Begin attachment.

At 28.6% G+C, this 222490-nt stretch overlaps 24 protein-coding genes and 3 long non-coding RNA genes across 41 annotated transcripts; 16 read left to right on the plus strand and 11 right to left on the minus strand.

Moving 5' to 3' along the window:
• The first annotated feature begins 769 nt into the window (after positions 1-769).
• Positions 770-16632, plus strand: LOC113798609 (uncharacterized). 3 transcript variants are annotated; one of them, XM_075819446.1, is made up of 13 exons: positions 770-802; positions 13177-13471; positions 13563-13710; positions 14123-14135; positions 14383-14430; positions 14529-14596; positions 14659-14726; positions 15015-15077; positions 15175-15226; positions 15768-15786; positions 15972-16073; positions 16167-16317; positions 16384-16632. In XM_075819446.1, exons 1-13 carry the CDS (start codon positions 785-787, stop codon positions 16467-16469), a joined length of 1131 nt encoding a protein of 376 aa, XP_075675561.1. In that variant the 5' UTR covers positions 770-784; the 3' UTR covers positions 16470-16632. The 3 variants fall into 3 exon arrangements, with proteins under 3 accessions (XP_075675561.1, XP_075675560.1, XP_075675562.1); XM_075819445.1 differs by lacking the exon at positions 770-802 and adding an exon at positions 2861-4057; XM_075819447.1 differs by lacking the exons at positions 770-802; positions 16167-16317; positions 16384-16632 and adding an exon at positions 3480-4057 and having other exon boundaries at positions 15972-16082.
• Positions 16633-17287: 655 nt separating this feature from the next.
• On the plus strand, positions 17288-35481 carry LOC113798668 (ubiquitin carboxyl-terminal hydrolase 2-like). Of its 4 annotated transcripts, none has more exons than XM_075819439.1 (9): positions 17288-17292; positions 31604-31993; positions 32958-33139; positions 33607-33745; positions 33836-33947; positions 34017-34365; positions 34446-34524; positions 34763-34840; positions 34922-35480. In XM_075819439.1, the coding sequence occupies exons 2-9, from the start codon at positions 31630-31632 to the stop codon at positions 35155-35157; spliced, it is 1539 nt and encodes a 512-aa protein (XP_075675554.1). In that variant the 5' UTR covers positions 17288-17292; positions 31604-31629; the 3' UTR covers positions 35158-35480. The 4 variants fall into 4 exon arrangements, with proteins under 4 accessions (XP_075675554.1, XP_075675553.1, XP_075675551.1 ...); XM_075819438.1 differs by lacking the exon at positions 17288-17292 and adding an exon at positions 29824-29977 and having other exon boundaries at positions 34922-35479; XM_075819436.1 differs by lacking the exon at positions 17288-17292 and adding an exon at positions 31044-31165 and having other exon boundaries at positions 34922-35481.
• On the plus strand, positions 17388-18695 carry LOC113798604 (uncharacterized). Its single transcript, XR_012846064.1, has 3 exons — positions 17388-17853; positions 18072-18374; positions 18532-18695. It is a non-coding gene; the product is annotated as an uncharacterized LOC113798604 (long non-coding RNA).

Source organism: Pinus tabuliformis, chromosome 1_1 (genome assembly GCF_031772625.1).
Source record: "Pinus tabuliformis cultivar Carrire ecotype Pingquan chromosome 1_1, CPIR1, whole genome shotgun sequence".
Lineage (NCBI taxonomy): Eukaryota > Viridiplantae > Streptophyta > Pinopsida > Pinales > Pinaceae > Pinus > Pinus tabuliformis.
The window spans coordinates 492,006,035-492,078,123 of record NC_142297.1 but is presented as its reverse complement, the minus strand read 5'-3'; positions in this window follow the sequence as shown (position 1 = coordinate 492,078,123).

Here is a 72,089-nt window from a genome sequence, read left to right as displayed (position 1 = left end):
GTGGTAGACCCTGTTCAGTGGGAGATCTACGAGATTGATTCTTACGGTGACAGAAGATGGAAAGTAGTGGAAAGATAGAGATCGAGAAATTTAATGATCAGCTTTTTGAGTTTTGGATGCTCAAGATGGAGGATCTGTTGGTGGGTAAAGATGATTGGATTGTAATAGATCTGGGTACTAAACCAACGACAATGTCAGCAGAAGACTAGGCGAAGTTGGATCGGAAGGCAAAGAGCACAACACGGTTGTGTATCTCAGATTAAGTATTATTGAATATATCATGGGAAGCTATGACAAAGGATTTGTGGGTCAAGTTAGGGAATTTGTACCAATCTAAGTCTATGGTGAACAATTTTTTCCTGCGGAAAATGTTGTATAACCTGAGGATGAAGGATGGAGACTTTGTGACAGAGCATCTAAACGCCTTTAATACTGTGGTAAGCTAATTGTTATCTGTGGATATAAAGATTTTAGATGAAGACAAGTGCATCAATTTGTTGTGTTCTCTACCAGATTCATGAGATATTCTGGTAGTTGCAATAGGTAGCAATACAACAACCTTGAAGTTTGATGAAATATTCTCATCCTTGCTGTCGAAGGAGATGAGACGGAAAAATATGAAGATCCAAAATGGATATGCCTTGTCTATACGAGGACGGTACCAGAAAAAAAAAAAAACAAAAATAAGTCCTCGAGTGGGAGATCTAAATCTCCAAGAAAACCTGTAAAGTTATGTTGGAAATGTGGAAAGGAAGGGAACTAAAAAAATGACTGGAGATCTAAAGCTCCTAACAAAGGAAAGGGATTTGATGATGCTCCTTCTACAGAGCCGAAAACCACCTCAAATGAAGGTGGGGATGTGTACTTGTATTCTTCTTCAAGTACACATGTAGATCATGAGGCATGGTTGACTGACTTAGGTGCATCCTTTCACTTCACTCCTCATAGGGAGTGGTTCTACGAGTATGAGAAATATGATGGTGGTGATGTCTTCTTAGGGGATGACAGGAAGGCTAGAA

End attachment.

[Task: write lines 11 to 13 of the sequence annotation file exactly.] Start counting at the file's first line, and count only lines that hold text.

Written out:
The window spans coordinates 492,006,035-492,078,123 of record NC_142297.1 but is presented as its reverse complement, the minus strand read 5'-3'; positions in this window follow the sequence as shown (position 1 = coordinate 492,078,123).

Here is a 72,089-nt window from a genome sequence, read left to right as displayed (position 1 = left end):
GTGGTAGACCCTGTTCAGTGGGAGATCTACGAGATTGATTCTTACGGTGACAGAAGATGGAAAGTAGTGGAAAGATAGAGATCGAGAAATTTAATGATCAGCTTTTTGAGTTTTGGATGCTCAAGATGGAGGATCTGTTGGTGGGTAAAGATGATTGGATTGTAATAGATCTGGGTACTAAACCAACGACAATGTCAGCAGAAGACTAGGCGAAGTTGGATCGGAAGGCAAAGAGCACAACACGGTTGTGTATCTCAGATTAAGTATTATTGAATATATCATGGGAAGCTATGACAAAGGATTTGTGGGTCAAGTTAGGGAATTTGTACCAATCTAAGTCTATGGTGAACAATTTTTTCCTGCGGAAAATGTTGTATAACCTGAGGATGAAGGATGGAGACTTTGTGACAGAGCATCTAAACGCCTTTAATACTGTGGTAAGCTAATTGTTATCTGTGGATATAAAGATTTTAGATGAAGACAAGTGCATCAATTTGTTGTGTTCTCTACCAGATTCATGAGATATTCTGGTAGTTGCAATAGGTAGCAATACAACAACCTTGAAGTTTGATGAAATATTCTCATCCTTGCTGTCGAAGGAGATGAGACGGAAAAATATGAAGATCCAAAATGGATATGCCTTGTCTATACGAGGACGGTACCAGAAAAAAAAAAAAACAAAAATAAGTCCTCGAGTGGGAGATCTAAATCTCCAAGAAAACCTGTAAAGTTATGTTGGAAATGTGGAAAGGAAGGGAACTAAAAAAATGACTGGAGATCTAAAGCTCCTAACAAAGGAAAGGGATTTGATGATGCTCCTTCTACAGAGCCGAAAACCACCTCAAATGAAGGTGGGGATGTGTACTTGTATTCTTCTTCAAGTACACATGTAGATCATGAGGCATGGTTGACTGACTTAGGTGCATCCTTTCACTTCACTCCTCATAGGGAGTGGTTCTACGAGTATGAGAAATATGATGGTGGTGATGTCTTCTTAGGGGATGACAGGAAGGCTAGAA